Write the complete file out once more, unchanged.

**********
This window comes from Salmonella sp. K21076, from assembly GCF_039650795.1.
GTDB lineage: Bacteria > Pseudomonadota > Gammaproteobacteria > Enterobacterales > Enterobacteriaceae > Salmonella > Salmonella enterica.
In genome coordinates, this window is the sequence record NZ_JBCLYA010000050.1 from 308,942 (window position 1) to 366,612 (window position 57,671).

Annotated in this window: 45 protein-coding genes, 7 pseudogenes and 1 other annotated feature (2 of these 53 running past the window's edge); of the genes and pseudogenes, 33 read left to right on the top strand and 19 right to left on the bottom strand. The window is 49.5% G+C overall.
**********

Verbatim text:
This window comes from Salmonella sp. K21076, from assembly GCF_039650795.1.
GTDB lineage: Bacteria > Pseudomonadota > Gammaproteobacteria > Enterobacterales > Enterobacteriaceae > Salmonella > Salmonella enterica.
In genome coordinates, this window is the sequence record NZ_JBCLYA010000050.1 from 308,942 (window position 1) to 366,612 (window position 57,671).

Annotated in this window: 45 protein-coding genes, 7 pseudogenes and 1 other annotated feature (2 of these 53 running past the window's edge); of the genes and pseudogenes, 33 read left to right on the top strand and 19 right to left on the bottom strand. The window is 49.5% G+C overall.